Dr. Florian Huber was born in 1967 and wrote his PhD on British policy regarding the postwar occupation of Germany. He is the author of several works of history and has also produced award-winning documentaries on contemporary subjects, including the fall of the Berlin Wall, the mysterious end of the writer Antoine de Saint-Exupery, and the 1936 Olympic Games.
"A grimly compelling study of the psychology of fanaticism."--The
"A harrowing insight into the psyche of everyday German citizens...Huber's book is extremely well researched ... By drawing on the thoughts, movements and mental state of the diarists, he is able to provide a compelling insight into the minds of everyday Nazi citizens."--Jacob Farr, The Scotsman
"A remarkable book -- grim and fascinating. Florian Huber tells the story well."--Robbie Millen, The Times
"All eyes will be opened by the facts on offer in "Promise Me You'll Shoot Yourself"...Huber follows a cast of real, all-too-human characters as they head into darkness...His terrible evidence is priceless, and belongs on every bookshelf."--James Hawes, The Spectator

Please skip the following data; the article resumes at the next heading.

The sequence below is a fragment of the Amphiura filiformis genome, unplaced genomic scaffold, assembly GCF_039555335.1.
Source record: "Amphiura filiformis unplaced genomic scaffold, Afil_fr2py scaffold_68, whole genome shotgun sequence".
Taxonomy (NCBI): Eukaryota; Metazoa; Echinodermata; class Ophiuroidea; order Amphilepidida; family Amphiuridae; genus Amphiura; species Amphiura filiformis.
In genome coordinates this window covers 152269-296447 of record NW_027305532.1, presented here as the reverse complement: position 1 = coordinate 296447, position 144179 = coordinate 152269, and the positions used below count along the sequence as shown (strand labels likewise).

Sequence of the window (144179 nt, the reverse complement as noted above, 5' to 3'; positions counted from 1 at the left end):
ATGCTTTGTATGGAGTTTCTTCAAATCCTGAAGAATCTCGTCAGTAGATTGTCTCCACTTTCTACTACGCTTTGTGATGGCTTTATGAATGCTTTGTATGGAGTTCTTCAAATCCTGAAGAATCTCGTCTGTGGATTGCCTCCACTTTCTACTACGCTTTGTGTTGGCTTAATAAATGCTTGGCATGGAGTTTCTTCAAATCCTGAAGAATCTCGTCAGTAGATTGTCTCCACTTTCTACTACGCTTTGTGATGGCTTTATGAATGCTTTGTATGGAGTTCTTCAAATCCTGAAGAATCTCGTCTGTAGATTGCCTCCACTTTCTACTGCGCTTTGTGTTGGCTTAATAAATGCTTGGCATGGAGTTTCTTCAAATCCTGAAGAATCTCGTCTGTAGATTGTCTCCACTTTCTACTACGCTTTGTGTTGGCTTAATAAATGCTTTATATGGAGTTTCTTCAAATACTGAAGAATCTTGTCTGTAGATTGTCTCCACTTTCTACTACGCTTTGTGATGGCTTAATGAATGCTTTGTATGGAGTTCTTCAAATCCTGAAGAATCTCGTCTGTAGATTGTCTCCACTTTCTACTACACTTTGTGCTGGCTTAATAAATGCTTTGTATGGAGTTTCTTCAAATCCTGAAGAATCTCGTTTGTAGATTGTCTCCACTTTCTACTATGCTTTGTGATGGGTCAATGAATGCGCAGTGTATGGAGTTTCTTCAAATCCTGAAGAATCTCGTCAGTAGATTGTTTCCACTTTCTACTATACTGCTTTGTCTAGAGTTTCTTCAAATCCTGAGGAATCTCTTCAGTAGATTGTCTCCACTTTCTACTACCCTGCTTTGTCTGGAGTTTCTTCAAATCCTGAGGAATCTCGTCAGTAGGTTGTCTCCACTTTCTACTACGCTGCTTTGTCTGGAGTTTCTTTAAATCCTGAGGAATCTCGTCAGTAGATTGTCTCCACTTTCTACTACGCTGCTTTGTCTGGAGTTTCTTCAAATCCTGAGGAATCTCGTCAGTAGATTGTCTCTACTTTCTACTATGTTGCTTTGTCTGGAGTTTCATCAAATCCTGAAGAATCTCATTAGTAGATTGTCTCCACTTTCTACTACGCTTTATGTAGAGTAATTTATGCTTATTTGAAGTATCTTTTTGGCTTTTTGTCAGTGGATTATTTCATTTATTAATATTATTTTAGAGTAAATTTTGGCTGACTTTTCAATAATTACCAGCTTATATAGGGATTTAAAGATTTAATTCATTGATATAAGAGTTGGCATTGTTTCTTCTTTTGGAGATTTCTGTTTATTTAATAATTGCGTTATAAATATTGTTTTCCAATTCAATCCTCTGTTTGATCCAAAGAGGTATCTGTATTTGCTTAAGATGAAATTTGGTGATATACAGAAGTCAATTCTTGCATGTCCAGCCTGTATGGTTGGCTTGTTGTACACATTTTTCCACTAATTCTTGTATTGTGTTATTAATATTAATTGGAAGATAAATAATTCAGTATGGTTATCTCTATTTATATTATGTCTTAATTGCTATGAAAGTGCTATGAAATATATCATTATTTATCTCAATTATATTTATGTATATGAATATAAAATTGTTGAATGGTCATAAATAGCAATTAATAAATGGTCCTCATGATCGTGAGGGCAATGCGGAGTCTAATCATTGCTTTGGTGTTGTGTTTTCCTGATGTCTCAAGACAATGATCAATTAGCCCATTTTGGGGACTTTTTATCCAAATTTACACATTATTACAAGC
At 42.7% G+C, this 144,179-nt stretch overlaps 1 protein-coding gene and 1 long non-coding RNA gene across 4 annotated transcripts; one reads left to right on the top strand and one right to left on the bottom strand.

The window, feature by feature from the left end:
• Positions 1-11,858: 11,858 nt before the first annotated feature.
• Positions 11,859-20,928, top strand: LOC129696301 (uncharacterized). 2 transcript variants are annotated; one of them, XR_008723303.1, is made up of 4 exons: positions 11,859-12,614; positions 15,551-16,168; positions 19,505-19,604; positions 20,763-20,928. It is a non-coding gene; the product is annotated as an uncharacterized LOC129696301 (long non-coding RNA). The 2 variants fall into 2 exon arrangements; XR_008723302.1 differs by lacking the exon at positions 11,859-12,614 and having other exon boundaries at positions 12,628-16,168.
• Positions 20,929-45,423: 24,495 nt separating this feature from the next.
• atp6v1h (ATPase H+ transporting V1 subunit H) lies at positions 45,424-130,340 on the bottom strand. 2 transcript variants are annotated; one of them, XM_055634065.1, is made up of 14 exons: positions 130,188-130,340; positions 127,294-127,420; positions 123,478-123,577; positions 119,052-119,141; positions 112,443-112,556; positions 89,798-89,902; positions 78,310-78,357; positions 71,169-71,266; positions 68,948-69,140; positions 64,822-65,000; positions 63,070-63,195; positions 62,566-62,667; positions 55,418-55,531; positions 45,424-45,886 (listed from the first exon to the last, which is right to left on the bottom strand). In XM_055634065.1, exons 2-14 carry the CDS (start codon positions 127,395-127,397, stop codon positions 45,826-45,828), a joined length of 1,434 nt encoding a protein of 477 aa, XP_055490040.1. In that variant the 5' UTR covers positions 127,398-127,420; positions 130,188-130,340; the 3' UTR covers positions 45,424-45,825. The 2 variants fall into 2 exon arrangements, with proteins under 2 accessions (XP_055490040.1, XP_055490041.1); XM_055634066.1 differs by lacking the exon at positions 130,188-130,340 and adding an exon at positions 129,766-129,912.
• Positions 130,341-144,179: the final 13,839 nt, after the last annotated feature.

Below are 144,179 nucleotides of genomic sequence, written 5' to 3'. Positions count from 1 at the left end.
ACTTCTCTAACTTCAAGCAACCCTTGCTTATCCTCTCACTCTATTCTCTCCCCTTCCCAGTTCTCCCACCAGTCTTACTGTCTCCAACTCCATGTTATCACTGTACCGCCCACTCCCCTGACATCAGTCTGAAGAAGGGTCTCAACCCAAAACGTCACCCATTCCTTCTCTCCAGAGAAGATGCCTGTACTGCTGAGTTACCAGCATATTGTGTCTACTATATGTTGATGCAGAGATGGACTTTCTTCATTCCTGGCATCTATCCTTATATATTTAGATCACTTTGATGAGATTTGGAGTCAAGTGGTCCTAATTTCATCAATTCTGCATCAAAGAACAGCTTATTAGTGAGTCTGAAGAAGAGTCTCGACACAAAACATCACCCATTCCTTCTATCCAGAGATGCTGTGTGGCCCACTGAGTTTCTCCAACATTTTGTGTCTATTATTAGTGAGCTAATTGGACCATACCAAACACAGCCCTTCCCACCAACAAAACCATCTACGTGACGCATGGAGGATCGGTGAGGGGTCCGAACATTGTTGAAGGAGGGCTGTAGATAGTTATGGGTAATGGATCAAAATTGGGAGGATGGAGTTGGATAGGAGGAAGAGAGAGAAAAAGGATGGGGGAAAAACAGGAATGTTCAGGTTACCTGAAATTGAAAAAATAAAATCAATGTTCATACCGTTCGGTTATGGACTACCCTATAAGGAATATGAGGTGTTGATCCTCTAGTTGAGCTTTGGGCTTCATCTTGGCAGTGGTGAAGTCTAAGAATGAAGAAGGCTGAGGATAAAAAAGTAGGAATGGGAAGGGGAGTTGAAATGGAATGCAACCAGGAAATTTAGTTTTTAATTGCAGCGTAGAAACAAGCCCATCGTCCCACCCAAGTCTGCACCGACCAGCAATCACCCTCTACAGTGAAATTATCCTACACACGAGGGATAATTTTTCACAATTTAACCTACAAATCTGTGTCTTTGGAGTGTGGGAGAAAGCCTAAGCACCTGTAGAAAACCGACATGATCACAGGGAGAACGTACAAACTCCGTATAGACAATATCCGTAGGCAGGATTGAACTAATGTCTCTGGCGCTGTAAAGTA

"An under-represented history that is equal parts terrifying and tragic...Amid the nearly unbearable darkness, Huber injects notes of hope...Illuminating yet haunting."--Ruta Sepetys, Financial Times
"Bleak, arresting...A sobering study of a dark period of Europe's history."
--Matt Elton and Ellie Cawthorne, BBC History Magazine
"Gripping ... Huber tells the shocking stories of ordinary German suicides with literary power and skill, making excellent use of unknown material."--Richard Evans, The Guardian
"Huber retells the self-annihilation of May 1945 in dispassionate, vivid detail...It's hard not to hear faint echoes in our current plight."--Andrew Anthony, The Observer
"Huber tells this terrible history with compassion and care. He writes with an ease that makes the book flow smoothly despite the bleak nature of the subject, aided by a fine translation from the German by Imogen Taylor."--Laurence Rees, Telegraph
"Vivid and disturbing...Though the topic is relentlessly grim, Huber portrays his subjects with empathy and offers key insights into the German mindset before, during, and after WWII. Readers will be convinced that reckoning with the war's legacy requires studying this underexamined tragedy."--Publishers Weekly